2018 NICE Clinical Knowledge Summaries

154. Malaria prophylaxis

-intestinal disturbances; headache; pruritus; rash and skin reactions. Uncommon adverse effects include : Convulsions; discoloration of mucous membranes, nails or skin; ECG changes; hair depigmentation or loss; keratopathy; ototoxicity; retinal damage; and visual change. Retinopathy has been associated with high doses of chloroquine (for example used in treatment of rheumatoid arthritis) but appears to be unlikely with doses used for routine malaria prophylaxis. Children Store safely away from children (...) of insect repellents (such as DEET or Icardin) to exposed areas of skin — repellents must not be ingested, inhaled or come into contact with the eyes or mouth. DEET. DEET (N,N-Diethyl-meta-toluamide) based insect repellents at concentrations over 20% can be used for people over the age of 2 months (unless allergic). Duration of protection is 1 to 3 hours for 20% DEET, up to 6 hours for 30% and up to 12 hours for 50%. Duration of protection does not increase for concentrations above 50%. DEET can damage

2018 NICE Clinical Knowledge Summaries

155. Rosacea - acne

commonly include local irritation such as burning, stinging, itching, or dry skin — if adverse effects are problematic the person can reduce frequency of use or discontinue treatment temporarily. A less common adverse effect is skin discoloration. Worsening of asthma has been reported very rarely. Drug interactions There are no reported drug interactions with topical azelaic acid. [ ; ] Brimonidine 0.5% gel Brimonidine 0.5% gel Brimonidine 0.5% gel (Mirvaso®) is a licensed treatment for facial erythema (...) Rosacea - acne Rosacea - acne - NICE CKS Share Rosacea - acne: Summary Acne rosacea is a chronic relapsing skin condition affecting the face, characterized by recurrent episodes of facial flushing, erythema, telangiectasia, papules and pustules. There may be eye symptoms (ocular rosacea), which are usually bilateral. Acne rosacea can be classified into four types (erythematotelangiectatic, papulopustular, phymatous, and ocular) and one variant (granulomatous) of the condition. Change from one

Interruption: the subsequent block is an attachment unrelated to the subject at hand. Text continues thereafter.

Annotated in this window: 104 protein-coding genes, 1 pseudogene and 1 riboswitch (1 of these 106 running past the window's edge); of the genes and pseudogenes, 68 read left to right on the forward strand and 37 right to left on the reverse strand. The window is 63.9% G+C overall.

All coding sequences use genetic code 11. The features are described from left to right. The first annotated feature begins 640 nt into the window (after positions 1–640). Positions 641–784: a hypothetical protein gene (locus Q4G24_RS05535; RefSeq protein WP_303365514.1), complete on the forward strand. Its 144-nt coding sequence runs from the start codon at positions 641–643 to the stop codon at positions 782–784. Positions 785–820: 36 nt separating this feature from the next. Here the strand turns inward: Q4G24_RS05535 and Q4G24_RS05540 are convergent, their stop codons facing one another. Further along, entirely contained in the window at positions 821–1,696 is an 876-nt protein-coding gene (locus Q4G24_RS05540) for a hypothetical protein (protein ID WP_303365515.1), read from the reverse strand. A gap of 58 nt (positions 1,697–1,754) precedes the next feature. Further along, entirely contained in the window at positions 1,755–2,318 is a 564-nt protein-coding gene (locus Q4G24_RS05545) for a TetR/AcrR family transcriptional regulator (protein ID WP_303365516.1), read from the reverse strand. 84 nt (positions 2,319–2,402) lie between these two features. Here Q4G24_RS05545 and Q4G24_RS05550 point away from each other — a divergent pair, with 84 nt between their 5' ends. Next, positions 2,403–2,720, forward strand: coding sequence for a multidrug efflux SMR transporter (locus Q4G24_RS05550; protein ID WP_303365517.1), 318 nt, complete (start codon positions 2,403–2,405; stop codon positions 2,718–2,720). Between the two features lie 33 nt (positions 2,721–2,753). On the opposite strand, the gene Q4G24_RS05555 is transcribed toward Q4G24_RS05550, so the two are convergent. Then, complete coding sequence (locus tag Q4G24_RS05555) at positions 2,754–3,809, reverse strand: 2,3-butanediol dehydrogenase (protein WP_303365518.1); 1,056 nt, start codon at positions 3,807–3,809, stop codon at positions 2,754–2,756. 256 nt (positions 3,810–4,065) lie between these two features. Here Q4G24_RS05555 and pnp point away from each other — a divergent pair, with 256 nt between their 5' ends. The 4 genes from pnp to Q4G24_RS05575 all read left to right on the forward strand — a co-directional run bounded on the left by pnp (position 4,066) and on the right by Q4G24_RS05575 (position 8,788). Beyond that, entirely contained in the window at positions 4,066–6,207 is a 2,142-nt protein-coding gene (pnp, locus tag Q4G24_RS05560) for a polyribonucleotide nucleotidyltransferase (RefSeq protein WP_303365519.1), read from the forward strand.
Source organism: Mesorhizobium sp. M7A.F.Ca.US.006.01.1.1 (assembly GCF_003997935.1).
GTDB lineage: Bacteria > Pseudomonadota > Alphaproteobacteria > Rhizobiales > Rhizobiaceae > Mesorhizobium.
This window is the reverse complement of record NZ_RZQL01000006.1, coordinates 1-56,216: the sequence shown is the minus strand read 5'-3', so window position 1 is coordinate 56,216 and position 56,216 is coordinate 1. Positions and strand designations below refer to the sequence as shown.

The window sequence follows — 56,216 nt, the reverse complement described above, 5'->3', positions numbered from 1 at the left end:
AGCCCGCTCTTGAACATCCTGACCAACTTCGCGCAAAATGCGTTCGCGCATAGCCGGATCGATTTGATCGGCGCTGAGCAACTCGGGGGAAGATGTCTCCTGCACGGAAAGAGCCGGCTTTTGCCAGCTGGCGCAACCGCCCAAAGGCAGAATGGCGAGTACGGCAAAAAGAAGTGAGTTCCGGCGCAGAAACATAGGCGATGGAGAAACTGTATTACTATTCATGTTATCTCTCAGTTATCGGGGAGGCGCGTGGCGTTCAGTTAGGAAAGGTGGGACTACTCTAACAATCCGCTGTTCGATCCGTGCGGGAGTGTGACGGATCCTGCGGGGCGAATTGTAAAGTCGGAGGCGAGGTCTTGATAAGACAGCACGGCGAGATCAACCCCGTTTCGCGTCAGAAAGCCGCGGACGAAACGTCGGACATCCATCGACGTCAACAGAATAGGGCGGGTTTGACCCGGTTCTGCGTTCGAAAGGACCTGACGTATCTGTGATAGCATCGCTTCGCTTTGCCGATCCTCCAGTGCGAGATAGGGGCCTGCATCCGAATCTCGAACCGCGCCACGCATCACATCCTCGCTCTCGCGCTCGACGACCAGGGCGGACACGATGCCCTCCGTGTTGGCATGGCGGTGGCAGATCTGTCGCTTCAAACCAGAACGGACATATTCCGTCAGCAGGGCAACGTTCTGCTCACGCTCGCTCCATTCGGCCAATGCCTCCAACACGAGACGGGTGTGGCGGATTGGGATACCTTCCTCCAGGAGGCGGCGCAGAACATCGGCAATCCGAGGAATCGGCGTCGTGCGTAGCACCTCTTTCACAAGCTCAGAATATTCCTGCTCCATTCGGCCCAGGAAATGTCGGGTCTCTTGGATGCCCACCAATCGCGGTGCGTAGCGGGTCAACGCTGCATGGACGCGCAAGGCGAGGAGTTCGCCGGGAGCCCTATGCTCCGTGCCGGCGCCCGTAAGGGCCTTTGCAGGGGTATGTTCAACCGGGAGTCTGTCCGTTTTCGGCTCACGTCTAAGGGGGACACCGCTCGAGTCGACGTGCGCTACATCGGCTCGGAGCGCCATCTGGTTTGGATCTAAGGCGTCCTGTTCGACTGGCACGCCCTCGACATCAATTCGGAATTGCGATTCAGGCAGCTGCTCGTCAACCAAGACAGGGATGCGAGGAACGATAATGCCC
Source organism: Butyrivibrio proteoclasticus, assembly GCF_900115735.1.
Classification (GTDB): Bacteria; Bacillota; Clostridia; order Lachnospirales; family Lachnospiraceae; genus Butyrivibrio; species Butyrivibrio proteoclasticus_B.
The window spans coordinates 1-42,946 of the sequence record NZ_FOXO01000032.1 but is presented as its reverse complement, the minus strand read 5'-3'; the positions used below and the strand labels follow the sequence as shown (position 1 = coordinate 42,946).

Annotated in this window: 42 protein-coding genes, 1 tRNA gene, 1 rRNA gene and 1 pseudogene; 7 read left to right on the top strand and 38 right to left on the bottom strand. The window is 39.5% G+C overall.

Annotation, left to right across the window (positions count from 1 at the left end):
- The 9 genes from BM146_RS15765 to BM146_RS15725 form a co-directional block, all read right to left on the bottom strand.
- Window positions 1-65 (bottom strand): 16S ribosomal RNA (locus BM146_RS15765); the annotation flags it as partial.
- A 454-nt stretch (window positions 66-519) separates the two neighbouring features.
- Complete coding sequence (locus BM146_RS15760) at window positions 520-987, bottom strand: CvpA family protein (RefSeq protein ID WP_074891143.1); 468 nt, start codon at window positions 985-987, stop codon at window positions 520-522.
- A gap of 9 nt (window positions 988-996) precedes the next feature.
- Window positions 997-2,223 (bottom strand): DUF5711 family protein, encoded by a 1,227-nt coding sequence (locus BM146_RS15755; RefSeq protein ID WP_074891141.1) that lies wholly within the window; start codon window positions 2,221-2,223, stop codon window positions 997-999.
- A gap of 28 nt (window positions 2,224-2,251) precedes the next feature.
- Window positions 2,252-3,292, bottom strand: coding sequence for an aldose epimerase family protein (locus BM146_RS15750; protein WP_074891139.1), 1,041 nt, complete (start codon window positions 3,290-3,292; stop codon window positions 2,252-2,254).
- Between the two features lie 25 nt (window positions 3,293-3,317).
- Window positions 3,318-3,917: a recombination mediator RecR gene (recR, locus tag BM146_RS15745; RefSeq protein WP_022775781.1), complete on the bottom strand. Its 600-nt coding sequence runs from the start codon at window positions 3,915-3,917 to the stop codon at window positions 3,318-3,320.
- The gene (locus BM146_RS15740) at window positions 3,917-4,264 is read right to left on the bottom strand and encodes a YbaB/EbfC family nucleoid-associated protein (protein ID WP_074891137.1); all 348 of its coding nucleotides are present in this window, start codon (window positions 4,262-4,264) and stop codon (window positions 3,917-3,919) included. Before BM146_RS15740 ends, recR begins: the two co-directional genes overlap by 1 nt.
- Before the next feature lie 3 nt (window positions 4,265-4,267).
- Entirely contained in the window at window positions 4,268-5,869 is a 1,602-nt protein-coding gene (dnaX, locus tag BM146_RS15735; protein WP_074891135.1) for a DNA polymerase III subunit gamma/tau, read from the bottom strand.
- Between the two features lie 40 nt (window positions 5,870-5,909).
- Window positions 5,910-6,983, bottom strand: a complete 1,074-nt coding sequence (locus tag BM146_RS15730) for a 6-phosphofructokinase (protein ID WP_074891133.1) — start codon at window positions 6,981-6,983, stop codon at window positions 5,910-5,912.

2018 NICE Clinical Knowledge Summaries

156. Oncogenetic testing and follow-up for women with familial breast/ovarian cancer, Li Fraumeni syndrome and Cowden syndrome

of glans penis (a discolored area on the skin) 12 Oncogenetic testing for breast and ovarian cancer KCE Report 236Cs ? Mucocutaneous lesions o One biopsy proven trichilemmoma o Multiple palmoplantar keratoses (abnormal thickening of the hands and feet) o Multifocal or extensive oral mucosal papillomatosis o Multiple cutaneous facial papules (often verrucous) ** Minor Criteria: ? Autism spectrum disorder ? Colon cancer ? Esophageal glycogenic acanthosis ( =3) ? Mental retardation (i.e. IQ<75 (...) Introduction Li-Fraumeni syndrome (LFS) is an autosomal dominant cancer syndrome caused by heterozygous germline mutations in the TP53 gene. Half of the patients with LFS develop at least one LFS-associated cancer by age 30. While many tumor types can be seen in patients with LFS, four core cancers (breast, sarcoma, brain, and adrenocortical carcinoma) make up about 80% of LFS associated tumours. 4 The next most frequently associated cancers include leukemia, lung, colorectal, skin, gastric, and ovarian

2015 Belgian Health Care Knowledge Centre

157. Cutaneous Lupus Erythematosus (CLE), Treatment

is adherent to treatment before considering therapeutic changes [70]. Moreover, smoking, disseminated DLE, and concomitant SLE were found to be significantly associated with the lack of response to antimalarials [13, 14]. If monotherapy with HCQ or CQ is not successful, quinacrine (100 mg/day) may be added, resulting in synergistic efficacy, without increasing the risk of retinopathy [71]. The most frequent side effect of quinacrine is yellow discoloration of the skin and mucous membranes, and the most (...) Hospital, Bern, Switzerland 10 Department of Dermatology and Venereology, University Hospital Center Zagreb and School of Medicine University of Zagreb, Zagreb, Croatia 11 Department of Clinical Sciences, Karolinska Institutet, Department of Dermatology & Danderyd Hospital, Stockholm, Sweden 12 Department of Dermatology, Colentina Clinical Hospital, Bucharest, Romania 13 Department of Skin and allergic diseases, Inflammation Center, Helsinki University Central Hospital, Helsinki, Finland 14 Department